Climate change is a reality faced by people and countries everywhere with women being the most affected because of issues of gender. However, women are also active agents in addressing immediate and strategic solutions to climate change. Through t 24-29 he training, participants were able to gain theoretical understanding of climate change from a feminist perspective allowing them to appreciate the importance and necessity of integrating gender in interventions at the community, national, regional and international levels. The training also provided participants with practical skills on crafting effective messages on gender and climate justice, as well as on the use of various communication tools to help them strategize more effective advocacy campaigns.
The Activist School on Engendering Climate Justice was part of a yearlong project where Isis endeavoured to raise awareness on Southern women's experiences of the impact of climate change, its impact on women and its linkages to other gender issues. The project aimed at surfacing southern women's perspectives and feminist analyses on climate change and the United Nations Framework Convention on Climate Change (UNFCCC), as well as strengthening feminist positions on gender and climate change in NGO-led processes.
One of the outcomes was the Gender and Climate Justice Tool Kit.
Crafting Messages for Women and Peacebuilding (24-29 May 2010), held in Davao City, Mindanao, Philippines. During the workshop the participants explored the transformative potential of communication tools -- theatre, radio and visual arts -- to communicate effectively their experiences and their roles in peacebuilding. The participants discussed through short theatre pieces their strengths and aspirations as women leaders in various spaces of their lives; through radio, the support they need and draw from in their everyday life; and through poster making the importance of participation, protection and upholding of women's rights as basic ingredients to peacebuilding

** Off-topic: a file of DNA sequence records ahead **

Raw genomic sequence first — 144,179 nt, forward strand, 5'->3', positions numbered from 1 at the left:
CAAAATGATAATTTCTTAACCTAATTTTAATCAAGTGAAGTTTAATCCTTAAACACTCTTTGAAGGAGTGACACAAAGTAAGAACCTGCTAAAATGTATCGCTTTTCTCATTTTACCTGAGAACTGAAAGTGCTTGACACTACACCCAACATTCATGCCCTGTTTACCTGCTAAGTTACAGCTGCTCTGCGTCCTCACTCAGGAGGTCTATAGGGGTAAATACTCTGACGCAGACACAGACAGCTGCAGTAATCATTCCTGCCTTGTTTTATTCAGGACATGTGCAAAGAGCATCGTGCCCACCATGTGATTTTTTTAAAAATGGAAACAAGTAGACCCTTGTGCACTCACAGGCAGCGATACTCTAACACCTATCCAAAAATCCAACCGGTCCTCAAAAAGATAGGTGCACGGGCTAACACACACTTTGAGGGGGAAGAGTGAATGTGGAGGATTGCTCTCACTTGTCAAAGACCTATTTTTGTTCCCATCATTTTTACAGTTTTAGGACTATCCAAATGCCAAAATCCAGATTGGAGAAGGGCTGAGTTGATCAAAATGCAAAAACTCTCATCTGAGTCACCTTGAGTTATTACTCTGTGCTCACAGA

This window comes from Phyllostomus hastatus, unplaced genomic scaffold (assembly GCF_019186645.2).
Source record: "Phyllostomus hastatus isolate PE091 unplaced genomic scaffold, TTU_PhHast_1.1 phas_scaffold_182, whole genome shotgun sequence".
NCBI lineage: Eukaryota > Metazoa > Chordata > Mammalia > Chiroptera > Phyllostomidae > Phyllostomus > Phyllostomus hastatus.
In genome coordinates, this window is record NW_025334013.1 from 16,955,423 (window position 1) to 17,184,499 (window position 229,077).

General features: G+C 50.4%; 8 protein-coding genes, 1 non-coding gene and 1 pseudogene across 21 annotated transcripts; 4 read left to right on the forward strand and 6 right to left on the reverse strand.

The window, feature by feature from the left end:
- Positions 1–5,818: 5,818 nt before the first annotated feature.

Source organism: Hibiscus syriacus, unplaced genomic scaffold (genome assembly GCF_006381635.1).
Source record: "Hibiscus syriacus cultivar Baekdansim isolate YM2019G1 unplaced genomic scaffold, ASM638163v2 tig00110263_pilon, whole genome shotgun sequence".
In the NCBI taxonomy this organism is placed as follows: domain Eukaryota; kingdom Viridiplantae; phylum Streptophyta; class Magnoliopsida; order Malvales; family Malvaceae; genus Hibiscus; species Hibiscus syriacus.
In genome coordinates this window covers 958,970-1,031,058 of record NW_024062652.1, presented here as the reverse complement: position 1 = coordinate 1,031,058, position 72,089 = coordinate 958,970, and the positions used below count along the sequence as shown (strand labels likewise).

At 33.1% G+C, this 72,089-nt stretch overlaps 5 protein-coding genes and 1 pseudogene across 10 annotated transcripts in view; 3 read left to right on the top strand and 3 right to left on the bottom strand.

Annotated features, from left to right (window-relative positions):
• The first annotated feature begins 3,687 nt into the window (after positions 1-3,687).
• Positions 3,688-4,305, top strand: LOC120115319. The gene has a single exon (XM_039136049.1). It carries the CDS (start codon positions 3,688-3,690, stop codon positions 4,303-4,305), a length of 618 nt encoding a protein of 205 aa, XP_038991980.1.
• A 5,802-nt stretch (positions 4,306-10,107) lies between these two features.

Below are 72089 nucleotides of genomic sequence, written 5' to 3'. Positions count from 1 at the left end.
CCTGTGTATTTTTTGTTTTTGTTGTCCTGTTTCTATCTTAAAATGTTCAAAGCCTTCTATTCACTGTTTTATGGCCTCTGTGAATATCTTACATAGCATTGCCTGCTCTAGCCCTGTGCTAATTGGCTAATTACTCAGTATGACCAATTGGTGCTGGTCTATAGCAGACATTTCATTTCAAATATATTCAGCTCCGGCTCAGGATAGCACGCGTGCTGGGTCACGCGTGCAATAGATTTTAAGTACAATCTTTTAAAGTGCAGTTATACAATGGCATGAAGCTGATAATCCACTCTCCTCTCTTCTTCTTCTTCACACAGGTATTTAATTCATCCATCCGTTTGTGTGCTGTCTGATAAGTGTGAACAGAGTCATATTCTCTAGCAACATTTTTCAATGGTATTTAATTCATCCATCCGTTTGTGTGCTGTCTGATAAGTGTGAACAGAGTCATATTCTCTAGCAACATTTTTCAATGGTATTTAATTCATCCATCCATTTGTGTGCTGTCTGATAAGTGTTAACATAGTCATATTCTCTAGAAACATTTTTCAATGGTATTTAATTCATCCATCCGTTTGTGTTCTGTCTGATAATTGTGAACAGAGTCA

On the last day a multi-stakeholder dialogue took place -- Development Communications for Holistic and Sustainable Peace -- where women shared the messages and narratives they created during the workshop, emphasizing the importance of participation, equality and democracy as tools for peacebuilding. The event also served as the culmination of the two-year two-country project, Cultural Politics of Conflict, Peace and the UNSCR 1325, implemented by BALAY Rehabilitation Center and the Atma Jaya University Indonesia that focused on strengthening women's role in peacebuilding.
This Activist School was based on the fact that women, far from being mere victims of conflicts and wars, have an active role in their resolution, peace-making and peacebuilding. It aimed to strengthen women's communication skills and raise their awareness of the Resolution on Women, Peace and Security (UNSCR 1325) passed by United Nations Security Council in 2000 as a tool for advocacy.
Media Advocacy for Migrant Rights and Empowerment (4-11 April 2010), held at the Isis International House in Manila. Participants were activists, grassroots women leaders and development practitioners from China and the Philippines. Alternative media are key tools for the spreading of information and for the assertion of migrant workers’ rights, as well as to deal with government agencies.
Migrant workers are a silent group within a nation's population and have largely been overlooked. Yet, they continue to organize to demand for their rights and just working conditions. Oftentimes, internal migrants, those moving from rural areas to urban ones, are overlooked in favour of migrant workers who leave their countries for a job. Both face much exploitation and oppression due to the temporary nature of their job and lives and having to adjust to new environments and situations.
The focus of the week-long school was on learning the theory of development communication and applying the
knowledge gained to create alternative media. At the conclusion of the workshop, participants created radio plugs and had experience with video advocacy.
On 5 April 2010, an open forum, titled “Development Communications for Migrant Rights: The China and Philippines Experience,” was held as part of the week-long workshop. The forum gathered migrant rights advocates from China, a professor from the Chinese University of Hong Kong, grassroots women leaders from the Philippines and an expert on community radio from Isis International as well as participants of the Isis International Activist School.
Presenters highlighted the ways in which Chinese migrants empower themselves by acquiring communication skills and applying them while dealing with government agencies at various levels. The forum also highlighted the fact that Filipinos have been organizing since the 1980s to promote rights and just living and working conditions for overseas Filipino workers. Alternative forms of media, such as community radio, were emphasized as tools that could be used to inform workers of their rights and to fill in information gaps.